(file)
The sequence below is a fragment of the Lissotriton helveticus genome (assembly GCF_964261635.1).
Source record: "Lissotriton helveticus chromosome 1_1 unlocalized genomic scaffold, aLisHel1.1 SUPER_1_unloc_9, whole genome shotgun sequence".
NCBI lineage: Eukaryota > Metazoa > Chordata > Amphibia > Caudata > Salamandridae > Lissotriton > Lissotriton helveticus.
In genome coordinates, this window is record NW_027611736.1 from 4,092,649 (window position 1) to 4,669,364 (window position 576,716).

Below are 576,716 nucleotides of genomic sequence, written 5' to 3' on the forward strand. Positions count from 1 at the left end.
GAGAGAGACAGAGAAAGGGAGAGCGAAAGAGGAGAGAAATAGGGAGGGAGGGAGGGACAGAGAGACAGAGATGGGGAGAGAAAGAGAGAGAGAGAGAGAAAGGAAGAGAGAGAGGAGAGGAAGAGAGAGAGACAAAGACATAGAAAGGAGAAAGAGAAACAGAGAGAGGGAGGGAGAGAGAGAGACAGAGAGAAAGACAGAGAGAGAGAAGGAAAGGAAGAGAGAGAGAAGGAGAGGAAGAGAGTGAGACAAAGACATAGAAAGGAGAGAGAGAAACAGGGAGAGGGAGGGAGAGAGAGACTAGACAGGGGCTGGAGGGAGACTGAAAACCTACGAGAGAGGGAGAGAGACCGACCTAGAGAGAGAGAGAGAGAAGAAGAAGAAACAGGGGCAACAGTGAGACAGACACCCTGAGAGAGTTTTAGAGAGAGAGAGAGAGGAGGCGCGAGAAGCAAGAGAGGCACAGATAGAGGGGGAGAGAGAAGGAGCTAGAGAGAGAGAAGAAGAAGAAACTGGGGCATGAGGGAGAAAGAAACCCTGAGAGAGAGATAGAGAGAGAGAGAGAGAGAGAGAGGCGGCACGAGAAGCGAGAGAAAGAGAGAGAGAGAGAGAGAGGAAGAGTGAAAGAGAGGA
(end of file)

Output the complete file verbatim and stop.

The sequence below is a fragment of the Lissotriton helveticus genome (assembly GCF_964261635.1).
Source record: "Lissotriton helveticus chromosome 1_1 unlocalized genomic scaffold, aLisHel1.1 SUPER_1_unloc_9, whole genome shotgun sequence".
NCBI lineage: Eukaryota > Metazoa > Chordata > Amphibia > Caudata > Salamandridae > Lissotriton > Lissotriton helveticus.
In genome coordinates, this window is record NW_027611736.1 from 4,092,649 (window position 1) to 4,669,364 (window position 576,716).

Below are 576,716 nucleotides of genomic sequence, written 5' to 3' on the forward strand. Positions count from 1 at the left end.
GAGAGAGACAGAGAAAGGGAGAGCGAAAGAGGAGAGAAATAGGGAGGGAGGGAGGGACAGAGAGACAGAGATGGGGAGAGAAAGAGAGAGAGAGAGAGAAAGGAAGAGAGAGAGGAGAGGAAGAGAGAGAGACAAAGACATAGAAAGGAGAAAGAGAAACAGAGAGAGGGAGGGAGAGAGAGAGACAGAGAGAAAGACAGAGAGAGAGAAGGAAAGGAAGAGAGAGAGAAGGAGAGGAAGAGAGTGAGACAAAGACATAGAAAGGAGAGAGAGAAACAGGGAGAGGGAGGGAGAGAGAGACTAGACAGGGGCTGGAGGGAGACTGAAAACCTACGAGAGAGGGAGAGAGACCGACCTAGAGAGAGAGAGAGAGAAGAAGAAGAAACAGGGGCAACAGTGAGACAGACACCCTGAGAGAGTTTTAGAGAGAGAGAGAGAGGAGGCGCGAGAAGCAAGAGAGGCACAGATAGAGGGGGAGAGAGAAGGAGCTAGAGAGAGAGAAGAAGAAGAAACTGGGGCATGAGGGAGAAAGAAACCCTGAGAGAGAGATAGAGAGAGAGAGAGAGAGAGAGAGGCGGCACGAGAAGCGAGAGAAAGAGAGAGAGAGAGAGAGAGGAAGAGTGAAAGAGAGGA